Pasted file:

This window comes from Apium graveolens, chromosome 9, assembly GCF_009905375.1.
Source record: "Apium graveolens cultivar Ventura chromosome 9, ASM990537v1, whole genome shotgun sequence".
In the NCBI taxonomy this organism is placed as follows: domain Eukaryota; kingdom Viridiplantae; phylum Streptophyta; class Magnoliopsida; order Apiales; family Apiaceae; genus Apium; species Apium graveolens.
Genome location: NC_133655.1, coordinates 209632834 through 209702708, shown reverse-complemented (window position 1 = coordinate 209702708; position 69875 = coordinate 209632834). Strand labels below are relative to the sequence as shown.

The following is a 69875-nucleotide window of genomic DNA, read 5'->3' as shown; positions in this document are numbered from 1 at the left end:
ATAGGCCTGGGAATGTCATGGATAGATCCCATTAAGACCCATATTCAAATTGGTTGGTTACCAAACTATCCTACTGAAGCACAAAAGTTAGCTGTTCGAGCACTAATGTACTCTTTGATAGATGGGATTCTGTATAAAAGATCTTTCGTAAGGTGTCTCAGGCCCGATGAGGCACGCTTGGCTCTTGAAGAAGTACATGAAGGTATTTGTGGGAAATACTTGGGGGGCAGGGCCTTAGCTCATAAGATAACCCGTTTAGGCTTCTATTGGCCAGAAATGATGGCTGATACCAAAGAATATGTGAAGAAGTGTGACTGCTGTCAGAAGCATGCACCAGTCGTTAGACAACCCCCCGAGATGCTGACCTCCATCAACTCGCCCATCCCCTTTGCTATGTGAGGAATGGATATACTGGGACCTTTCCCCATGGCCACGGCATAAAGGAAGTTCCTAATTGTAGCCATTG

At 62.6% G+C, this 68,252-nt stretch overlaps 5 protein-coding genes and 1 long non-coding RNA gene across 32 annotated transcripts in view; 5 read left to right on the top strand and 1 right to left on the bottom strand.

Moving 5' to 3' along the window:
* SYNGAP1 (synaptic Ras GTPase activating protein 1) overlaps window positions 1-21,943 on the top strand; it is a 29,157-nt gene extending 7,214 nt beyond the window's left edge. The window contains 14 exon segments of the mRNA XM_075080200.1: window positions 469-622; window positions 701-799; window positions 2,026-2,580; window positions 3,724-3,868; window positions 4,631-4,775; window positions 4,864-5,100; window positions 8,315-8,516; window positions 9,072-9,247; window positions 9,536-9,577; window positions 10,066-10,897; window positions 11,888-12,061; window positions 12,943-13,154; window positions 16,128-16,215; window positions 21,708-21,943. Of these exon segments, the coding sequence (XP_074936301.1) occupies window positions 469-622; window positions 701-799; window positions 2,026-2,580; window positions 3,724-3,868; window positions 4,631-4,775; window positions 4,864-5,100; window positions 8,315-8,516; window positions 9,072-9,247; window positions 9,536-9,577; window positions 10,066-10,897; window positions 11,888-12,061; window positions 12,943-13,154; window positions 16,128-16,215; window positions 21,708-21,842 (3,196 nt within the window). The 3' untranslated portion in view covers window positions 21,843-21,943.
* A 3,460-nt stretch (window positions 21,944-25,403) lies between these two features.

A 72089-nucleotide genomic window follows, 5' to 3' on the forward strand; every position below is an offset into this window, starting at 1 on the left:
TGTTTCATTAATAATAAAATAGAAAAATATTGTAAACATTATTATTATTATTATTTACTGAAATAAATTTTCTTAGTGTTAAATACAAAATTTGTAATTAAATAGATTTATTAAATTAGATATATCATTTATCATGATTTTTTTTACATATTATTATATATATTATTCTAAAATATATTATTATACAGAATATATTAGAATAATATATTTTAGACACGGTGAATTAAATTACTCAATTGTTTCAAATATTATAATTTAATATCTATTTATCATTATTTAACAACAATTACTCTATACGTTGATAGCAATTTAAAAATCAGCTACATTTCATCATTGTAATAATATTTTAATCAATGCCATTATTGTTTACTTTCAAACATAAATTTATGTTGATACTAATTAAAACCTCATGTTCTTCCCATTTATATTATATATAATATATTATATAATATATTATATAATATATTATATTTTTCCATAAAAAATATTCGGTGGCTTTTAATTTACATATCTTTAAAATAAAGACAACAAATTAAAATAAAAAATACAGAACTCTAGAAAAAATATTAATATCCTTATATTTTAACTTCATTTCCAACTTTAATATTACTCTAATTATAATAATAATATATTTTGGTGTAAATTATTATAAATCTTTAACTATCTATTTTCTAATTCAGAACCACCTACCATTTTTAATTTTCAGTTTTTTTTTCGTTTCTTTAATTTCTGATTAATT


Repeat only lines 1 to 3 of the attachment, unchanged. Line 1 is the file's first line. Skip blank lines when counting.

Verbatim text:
This window comes from Apium graveolens, chromosome 9, assembly GCF_009905375.1.
Source record: "Apium graveolens cultivar Ventura chromosome 9, ASM990537v1, whole genome shotgun sequence".
In the NCBI taxonomy this organism is placed as follows: domain Eukaryota; kingdom Viridiplantae; phylum Streptophyta; class Magnoliopsida; order Apiales; family Apiaceae; genus Apium; species Apium graveolens.